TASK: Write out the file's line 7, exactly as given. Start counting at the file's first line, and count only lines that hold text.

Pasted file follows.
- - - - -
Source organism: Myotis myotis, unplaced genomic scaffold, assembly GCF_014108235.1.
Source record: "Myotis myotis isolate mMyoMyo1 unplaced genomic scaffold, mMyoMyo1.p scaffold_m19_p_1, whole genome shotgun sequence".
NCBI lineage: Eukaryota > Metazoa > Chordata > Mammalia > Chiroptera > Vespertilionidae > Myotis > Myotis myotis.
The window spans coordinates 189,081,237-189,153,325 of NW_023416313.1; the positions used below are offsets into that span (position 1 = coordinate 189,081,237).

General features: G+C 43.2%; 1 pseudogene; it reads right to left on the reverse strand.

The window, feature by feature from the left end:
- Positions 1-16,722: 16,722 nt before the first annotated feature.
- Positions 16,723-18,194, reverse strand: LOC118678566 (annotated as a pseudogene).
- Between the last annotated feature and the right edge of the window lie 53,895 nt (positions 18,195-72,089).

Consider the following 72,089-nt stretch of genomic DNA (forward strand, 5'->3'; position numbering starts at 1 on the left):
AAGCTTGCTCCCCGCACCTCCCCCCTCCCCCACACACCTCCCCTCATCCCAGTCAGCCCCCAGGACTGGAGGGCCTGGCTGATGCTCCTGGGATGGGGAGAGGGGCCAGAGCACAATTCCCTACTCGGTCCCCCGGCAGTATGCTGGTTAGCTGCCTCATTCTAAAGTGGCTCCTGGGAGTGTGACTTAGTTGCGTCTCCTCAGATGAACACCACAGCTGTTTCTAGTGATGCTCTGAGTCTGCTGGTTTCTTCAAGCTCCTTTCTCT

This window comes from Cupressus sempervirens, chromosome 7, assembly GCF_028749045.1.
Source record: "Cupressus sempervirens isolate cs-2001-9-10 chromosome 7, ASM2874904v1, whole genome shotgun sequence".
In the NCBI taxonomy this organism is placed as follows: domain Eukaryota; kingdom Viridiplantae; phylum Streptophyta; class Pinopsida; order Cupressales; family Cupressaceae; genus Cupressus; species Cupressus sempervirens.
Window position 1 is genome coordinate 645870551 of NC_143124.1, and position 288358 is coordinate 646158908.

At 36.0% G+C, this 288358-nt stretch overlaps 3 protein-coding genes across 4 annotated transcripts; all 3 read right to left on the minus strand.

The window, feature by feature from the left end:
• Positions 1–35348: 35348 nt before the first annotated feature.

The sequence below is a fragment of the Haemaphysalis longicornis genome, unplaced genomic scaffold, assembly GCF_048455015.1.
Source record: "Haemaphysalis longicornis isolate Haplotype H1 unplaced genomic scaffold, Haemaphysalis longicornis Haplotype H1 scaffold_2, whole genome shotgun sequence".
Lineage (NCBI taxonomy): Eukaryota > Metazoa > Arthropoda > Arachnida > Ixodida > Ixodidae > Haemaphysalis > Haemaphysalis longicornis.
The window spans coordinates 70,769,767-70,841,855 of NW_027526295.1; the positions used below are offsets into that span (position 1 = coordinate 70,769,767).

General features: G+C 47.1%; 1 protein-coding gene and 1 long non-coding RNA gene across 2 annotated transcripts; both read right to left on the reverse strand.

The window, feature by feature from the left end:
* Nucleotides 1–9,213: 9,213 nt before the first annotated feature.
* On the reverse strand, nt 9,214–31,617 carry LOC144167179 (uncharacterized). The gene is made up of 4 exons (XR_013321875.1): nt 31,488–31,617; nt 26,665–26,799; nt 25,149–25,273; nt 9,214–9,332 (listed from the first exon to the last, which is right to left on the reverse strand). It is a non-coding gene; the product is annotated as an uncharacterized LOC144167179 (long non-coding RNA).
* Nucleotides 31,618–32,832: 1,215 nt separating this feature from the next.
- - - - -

- Positions 1-16,722: 16,722 nt before the first annotated feature.